Permaculture Perak: Living beside a Jungle

There are many organic farms in Malaysia, but I have been searching for one that is not growing commercially to sell to the market. I am more interested to see subsistence agriculture rather than market-oriented agriculture. Subsistence agriculture is when the farmer grows to feed the family and sell the produce only if there is excess. There is a big difference between both. Permaculture Perak is one of the few that I found. It is located in the state of Perak in northern Malaysia, a short drive from charming Lenggong town. To access the land, you would most likely need a 4-wheel drive because of the steep uphill climb into 500m altitude.

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Approaching the main house, with a fruiting durian tree beside it!

Ladia and Amy live on the land with their two year old daughter and newborn son. Their neighbours are gibbons, wild boars, snakes, scorpions, and every once in a while an elephant who ransacks the kitchen for soy sauce. The only human neighbours are far away, down in the town of Lenggong. Continue reading

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Baiting wild honeybees in Singapore

We have been keeping bees in Singapore for over two years. I don’t mean keeping in the sense that we keep pets like dogs and cats, or even domesticated animals like chickens and goats. Bees are wild and they don’t need us to feed or protect them to survive. They forage for their own food in the surrounding flora and they defend themselves from honey robbers like ants (and sometimes humans). If they don’t like where you keep them, they simply move off to better grounds.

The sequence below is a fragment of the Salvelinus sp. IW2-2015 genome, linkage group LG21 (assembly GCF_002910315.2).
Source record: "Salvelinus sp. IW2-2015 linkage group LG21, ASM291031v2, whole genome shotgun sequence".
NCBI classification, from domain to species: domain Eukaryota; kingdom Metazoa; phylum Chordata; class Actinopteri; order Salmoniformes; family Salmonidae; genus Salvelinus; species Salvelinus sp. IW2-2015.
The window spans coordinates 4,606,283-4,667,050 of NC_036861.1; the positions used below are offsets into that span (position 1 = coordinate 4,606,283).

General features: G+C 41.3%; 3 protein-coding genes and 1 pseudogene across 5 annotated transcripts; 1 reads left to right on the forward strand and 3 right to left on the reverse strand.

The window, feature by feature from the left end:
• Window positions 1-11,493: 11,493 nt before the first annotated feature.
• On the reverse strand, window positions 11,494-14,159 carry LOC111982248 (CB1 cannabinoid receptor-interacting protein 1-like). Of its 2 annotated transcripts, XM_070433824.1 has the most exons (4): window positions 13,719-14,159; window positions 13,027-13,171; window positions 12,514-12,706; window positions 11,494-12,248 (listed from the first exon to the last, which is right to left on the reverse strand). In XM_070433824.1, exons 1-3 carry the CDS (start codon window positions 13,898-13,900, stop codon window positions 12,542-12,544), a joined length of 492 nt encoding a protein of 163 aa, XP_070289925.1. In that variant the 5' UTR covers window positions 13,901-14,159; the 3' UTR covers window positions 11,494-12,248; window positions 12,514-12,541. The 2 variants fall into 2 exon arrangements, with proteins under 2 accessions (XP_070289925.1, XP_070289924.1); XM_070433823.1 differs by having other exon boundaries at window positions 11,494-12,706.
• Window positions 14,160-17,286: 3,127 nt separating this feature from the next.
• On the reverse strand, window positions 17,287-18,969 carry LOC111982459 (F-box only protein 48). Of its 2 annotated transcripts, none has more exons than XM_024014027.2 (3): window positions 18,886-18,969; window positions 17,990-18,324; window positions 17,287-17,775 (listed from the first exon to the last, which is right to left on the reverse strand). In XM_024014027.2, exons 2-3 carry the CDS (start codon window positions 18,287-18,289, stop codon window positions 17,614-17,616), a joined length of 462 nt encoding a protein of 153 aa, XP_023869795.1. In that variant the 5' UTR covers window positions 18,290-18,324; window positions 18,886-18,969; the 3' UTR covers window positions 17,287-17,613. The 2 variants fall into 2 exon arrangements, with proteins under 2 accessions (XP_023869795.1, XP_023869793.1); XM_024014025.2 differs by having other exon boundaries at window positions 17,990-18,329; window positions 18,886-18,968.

Asian honeybees (Apis cerana)

Asian honeybees (Apis cerana)

Urban beekeeping is a growing movement in different cities over the world. There are over 3,000 bee hives scattered across London. There are also many on top of hotels, museums, and other prominent buildings in global cities like New York, Paris, Hong Kong, and Melbourne. Singapore is late in the game! Continue reading